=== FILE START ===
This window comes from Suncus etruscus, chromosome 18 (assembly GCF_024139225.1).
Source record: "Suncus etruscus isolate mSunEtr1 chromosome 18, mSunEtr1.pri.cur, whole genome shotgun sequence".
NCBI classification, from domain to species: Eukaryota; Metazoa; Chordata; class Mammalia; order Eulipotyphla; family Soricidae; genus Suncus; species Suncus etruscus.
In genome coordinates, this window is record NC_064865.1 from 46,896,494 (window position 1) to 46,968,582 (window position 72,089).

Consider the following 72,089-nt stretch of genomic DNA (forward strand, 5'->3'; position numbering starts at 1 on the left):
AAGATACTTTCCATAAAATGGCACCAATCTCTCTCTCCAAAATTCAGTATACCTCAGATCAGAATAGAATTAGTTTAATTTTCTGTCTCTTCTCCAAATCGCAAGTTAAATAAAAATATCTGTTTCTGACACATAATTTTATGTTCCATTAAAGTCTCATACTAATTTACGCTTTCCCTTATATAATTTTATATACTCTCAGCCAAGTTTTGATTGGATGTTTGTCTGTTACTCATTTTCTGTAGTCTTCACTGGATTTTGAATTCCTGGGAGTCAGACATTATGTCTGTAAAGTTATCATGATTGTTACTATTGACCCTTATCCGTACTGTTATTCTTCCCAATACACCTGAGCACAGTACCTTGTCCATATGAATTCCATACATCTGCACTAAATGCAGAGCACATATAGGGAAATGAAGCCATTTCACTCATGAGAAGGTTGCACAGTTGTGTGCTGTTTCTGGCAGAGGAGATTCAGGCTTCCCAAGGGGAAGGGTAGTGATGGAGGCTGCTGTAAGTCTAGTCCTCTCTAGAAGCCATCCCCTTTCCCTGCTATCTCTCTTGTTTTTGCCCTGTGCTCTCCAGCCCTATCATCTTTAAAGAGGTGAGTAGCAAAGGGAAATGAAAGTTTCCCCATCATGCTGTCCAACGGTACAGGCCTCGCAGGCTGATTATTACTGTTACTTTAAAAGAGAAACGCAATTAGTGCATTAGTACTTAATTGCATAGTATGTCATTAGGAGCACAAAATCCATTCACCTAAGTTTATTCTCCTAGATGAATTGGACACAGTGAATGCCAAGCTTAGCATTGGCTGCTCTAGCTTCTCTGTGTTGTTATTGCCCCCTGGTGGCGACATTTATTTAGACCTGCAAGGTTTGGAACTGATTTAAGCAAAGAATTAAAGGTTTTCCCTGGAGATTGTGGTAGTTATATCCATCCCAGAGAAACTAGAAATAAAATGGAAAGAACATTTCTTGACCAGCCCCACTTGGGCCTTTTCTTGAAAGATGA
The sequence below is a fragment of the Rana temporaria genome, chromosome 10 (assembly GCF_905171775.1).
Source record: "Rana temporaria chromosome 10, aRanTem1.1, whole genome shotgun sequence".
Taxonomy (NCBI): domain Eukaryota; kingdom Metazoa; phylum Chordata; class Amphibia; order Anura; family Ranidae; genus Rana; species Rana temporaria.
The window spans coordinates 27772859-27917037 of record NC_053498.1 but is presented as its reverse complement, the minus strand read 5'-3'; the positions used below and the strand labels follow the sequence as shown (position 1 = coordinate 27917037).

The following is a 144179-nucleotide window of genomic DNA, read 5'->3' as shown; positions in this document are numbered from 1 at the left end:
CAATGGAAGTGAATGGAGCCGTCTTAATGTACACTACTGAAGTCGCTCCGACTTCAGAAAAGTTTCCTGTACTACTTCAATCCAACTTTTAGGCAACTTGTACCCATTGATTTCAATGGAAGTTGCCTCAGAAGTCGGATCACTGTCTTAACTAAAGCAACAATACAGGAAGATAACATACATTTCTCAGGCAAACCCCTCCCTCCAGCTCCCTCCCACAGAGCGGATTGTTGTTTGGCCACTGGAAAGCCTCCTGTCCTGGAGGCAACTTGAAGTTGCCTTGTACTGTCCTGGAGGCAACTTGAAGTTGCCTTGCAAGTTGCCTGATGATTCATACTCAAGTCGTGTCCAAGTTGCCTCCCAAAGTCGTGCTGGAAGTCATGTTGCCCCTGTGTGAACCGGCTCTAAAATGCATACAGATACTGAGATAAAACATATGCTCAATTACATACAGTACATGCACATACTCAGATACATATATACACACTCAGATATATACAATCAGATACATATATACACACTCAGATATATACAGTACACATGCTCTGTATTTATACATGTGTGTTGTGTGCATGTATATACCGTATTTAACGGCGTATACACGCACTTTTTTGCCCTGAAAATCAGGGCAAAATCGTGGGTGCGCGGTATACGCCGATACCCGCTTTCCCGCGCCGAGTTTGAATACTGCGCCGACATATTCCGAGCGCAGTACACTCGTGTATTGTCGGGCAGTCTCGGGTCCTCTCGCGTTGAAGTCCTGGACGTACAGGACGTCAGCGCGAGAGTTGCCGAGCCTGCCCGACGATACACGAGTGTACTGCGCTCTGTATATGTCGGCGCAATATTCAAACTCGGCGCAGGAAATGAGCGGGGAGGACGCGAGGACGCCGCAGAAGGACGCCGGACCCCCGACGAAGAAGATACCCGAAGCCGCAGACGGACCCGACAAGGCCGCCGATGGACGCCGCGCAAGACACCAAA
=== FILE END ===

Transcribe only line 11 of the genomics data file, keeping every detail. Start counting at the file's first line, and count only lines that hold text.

The following is a 144179-nucleotide window of genomic DNA, read 5'->3' as shown; positions in this document are numbered from 1 at the left end: